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Americanist Approaches to The Book of Mormon$
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Elizabeth Fenton and Jared Hickman

Print publication date: 2019

Print ISBN-13: 9780190221928

Published to Oxford Scholarship Online: August 2019

DOI: 10.1093/oso/9780190221928.001.0001

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PRINTED FROM OXFORD SCHOLARSHIP ONLINE (oxford.universitypressscholarship.com). (c) Copyright Oxford University Press, 2020. All Rights Reserved. An individual user may print out a PDF of a single chapter of a monograph in OSO for personal use. date: 01 December 2020

“To Read the Round of Eternity”

“To Read the Round of Eternity”

Speech, Text, and Scripture in The Book of Mormon

(p.159) 6 “To Read the Round of Eternity”
Americanist Approaches to The Book of Mormon

Samuel Morris Brown

Oxford University Press

The Book of Mormon is concerned with, among other things, the nature of language. Participating in ancient debates about the relative strengths and weaknesses of oral versus written language, The Book of Mormon points toward a hybrid model of scripture in which oral—brimming with power but limited in space and time—and written—unlimited by space or time but dead and susceptible to multiple interpretations—languages are both necessary to constitute scripture. The Book of Mormon models this behavior extensively, even obsessively, starting with its front matter and extending through multiple narrative threads. Throughout its primary and multiple secondary narrative arcs, The Book of Mormon models a hybrid scripture that depends on both written and oral language. In its narrative of Jaredites—a people protected from the curse of Babel whose sacred history is locked in gold plates until a supernaturally gifted seer can be found—The Book of Mormon provides a key to understanding the entire scriptural text. The Jaredite prophet has powerful oral language and also a written scripture stored in gold plates, liberated by the living voice of the seer. Both a scripture and a seeric figure are required for the Jaredites as well as for the Lehites. This scriptural hybridity is perhaps most striking in two encounters between Christ and the New World worshippers whose story The Book of Mormon tells—in both cases, Christ employs both his own divine speech and written scriptural texts to communicate sacred truths. This scriptural hybridity that appears central to The Book of Mormon argues strongly for the necessity of both ancient and modern voices in this foundational Latter-day Saint scripture.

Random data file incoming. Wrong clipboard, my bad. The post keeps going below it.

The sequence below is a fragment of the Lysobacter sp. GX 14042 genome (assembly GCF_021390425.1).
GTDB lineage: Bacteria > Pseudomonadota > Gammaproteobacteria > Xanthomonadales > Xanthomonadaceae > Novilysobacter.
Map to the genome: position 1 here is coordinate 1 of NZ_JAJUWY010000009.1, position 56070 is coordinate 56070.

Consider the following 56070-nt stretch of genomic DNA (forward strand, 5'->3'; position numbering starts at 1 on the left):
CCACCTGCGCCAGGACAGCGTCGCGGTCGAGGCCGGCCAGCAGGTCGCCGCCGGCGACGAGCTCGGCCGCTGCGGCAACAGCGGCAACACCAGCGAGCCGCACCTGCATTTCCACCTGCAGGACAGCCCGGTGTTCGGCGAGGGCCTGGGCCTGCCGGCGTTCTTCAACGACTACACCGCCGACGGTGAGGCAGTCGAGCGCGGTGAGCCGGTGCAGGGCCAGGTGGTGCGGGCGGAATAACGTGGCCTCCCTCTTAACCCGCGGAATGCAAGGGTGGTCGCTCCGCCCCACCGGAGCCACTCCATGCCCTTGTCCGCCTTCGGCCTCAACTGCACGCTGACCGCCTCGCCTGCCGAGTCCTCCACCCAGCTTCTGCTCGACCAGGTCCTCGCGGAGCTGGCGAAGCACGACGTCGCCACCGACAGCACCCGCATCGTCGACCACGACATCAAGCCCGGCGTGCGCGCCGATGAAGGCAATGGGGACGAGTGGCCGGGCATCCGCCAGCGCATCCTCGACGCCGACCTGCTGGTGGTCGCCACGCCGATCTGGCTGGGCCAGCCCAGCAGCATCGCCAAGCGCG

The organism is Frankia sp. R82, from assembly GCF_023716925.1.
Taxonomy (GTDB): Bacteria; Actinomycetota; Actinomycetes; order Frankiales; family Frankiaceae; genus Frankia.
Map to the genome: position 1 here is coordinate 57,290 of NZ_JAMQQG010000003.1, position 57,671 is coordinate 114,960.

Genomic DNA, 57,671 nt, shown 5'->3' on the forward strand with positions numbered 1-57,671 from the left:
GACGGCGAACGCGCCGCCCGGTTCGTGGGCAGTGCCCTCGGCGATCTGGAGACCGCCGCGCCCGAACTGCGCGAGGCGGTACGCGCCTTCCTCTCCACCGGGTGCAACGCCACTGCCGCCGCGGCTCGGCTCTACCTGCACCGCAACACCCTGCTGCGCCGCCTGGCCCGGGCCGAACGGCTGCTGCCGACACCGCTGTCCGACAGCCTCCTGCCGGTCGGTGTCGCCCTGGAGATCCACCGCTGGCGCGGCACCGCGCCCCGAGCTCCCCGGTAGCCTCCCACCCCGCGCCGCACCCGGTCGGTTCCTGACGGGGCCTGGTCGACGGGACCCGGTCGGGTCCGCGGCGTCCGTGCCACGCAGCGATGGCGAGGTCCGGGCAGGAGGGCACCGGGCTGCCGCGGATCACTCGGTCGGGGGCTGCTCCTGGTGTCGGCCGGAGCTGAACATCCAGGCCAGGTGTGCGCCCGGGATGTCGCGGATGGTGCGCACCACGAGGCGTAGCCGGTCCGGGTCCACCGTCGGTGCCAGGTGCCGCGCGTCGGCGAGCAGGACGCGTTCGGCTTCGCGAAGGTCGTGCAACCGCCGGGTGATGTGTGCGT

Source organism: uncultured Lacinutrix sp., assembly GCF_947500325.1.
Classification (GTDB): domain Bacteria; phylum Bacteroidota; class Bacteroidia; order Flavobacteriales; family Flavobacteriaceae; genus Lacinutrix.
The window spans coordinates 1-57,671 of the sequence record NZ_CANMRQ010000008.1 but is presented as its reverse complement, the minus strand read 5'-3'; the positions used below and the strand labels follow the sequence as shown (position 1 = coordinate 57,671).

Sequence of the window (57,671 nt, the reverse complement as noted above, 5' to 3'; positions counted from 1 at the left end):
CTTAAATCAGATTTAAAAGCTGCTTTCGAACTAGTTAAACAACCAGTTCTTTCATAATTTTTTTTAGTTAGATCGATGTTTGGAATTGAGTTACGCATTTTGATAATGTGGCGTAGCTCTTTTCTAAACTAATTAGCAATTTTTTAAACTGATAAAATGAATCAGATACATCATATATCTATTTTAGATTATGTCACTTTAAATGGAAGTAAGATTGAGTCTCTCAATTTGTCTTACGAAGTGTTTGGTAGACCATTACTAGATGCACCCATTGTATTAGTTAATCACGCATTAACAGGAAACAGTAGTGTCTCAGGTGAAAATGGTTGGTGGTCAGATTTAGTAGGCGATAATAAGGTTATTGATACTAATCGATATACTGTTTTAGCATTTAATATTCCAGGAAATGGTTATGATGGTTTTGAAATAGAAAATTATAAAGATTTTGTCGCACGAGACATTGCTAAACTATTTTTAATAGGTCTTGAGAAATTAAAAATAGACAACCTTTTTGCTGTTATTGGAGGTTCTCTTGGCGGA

Keywords:   Alexander Campbell, Jaredites, vision of Lehi, Moriancumer, Walter Ong, orality, Phaedrus, William Phelps, Plato, Tower of Babel

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